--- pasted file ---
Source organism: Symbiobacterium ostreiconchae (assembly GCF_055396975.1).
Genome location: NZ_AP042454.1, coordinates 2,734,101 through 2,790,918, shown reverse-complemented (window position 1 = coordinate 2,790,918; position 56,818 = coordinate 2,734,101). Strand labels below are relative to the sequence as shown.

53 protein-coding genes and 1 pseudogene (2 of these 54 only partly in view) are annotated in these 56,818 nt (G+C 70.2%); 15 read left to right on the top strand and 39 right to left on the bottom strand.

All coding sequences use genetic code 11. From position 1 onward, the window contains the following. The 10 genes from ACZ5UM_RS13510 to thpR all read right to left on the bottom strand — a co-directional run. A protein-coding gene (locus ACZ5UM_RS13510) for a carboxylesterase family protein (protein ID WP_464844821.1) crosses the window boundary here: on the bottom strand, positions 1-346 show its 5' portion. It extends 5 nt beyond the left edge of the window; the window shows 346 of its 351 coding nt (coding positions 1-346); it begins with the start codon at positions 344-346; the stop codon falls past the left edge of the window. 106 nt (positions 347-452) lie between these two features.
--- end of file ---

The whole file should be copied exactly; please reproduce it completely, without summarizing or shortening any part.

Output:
Source organism: Symbiobacterium ostreiconchae (assembly GCF_055396975.1).
Genome location: NZ_AP042454.1, coordinates 2,734,101 through 2,790,918, shown reverse-complemented (window position 1 = coordinate 2,790,918; position 56,818 = coordinate 2,734,101). Strand labels below are relative to the sequence as shown.

53 protein-coding genes and 1 pseudogene (2 of these 54 only partly in view) are annotated in these 56,818 nt (G+C 70.2%); 15 read left to right on the top strand and 39 right to left on the bottom strand.

All coding sequences use genetic code 11. From position 1 onward, the window contains the following. The 10 genes from ACZ5UM_RS13510 to thpR all read right to left on the bottom strand — a co-directional run. A protein-coding gene (locus ACZ5UM_RS13510) for a carboxylesterase family protein (protein ID WP_464844821.1) crosses the window boundary here: on the bottom strand, positions 1-346 show its 5' portion. It extends 5 nt beyond the left edge of the window; the window shows 346 of its 351 coding nt (coding positions 1-346); it begins with the start codon at positions 344-346; the stop codon falls past the left edge of the window. 106 nt (positions 347-452) lie between these two features.